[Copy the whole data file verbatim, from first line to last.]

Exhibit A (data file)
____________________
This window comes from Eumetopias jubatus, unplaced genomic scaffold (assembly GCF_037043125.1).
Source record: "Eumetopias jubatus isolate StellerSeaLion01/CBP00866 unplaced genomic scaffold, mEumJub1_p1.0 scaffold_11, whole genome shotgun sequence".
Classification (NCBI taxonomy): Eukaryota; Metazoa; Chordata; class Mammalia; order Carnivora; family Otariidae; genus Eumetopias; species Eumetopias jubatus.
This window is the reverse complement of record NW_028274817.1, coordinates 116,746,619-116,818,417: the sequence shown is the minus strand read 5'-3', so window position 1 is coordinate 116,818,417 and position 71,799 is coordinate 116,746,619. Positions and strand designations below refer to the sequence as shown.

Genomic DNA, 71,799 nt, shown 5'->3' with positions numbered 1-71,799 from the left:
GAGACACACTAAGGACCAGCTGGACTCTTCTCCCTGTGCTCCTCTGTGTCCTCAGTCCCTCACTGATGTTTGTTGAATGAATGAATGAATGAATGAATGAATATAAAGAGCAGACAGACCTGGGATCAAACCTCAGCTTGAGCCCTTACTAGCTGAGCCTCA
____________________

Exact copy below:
This window comes from Eumetopias jubatus, unplaced genomic scaffold (assembly GCF_037043125.1).
Source record: "Eumetopias jubatus isolate StellerSeaLion01/CBP00866 unplaced genomic scaffold, mEumJub1_p1.0 scaffold_11, whole genome shotgun sequence".
Classification (NCBI taxonomy): Eukaryota; Metazoa; Chordata; class Mammalia; order Carnivora; family Otariidae; genus Eumetopias; species Eumetopias jubatus.
This window is the reverse complement of record NW_028274817.1, coordinates 116,746,619-116,818,417: the sequence shown is the minus strand read 5'-3', so window position 1 is coordinate 116,818,417 and position 71,799 is coordinate 116,746,619. Positions and strand designations below refer to the sequence as shown.

Genomic DNA, 71,799 nt, shown 5'->3' with positions numbered 1-71,799 from the left:
GAGACACACTAAGGACCAGCTGGACTCTTCTCCCTGTGCTCCTCTGTGTCCTCAGTCCCTCACTGATGTTTGTTGAATGAATGAATGAATGAATGAATGAATATAAAGAGCAGACAGACCTGGGATCAAACCTCAGCTTGAGCCCTTACTAGCTGAGCCTCA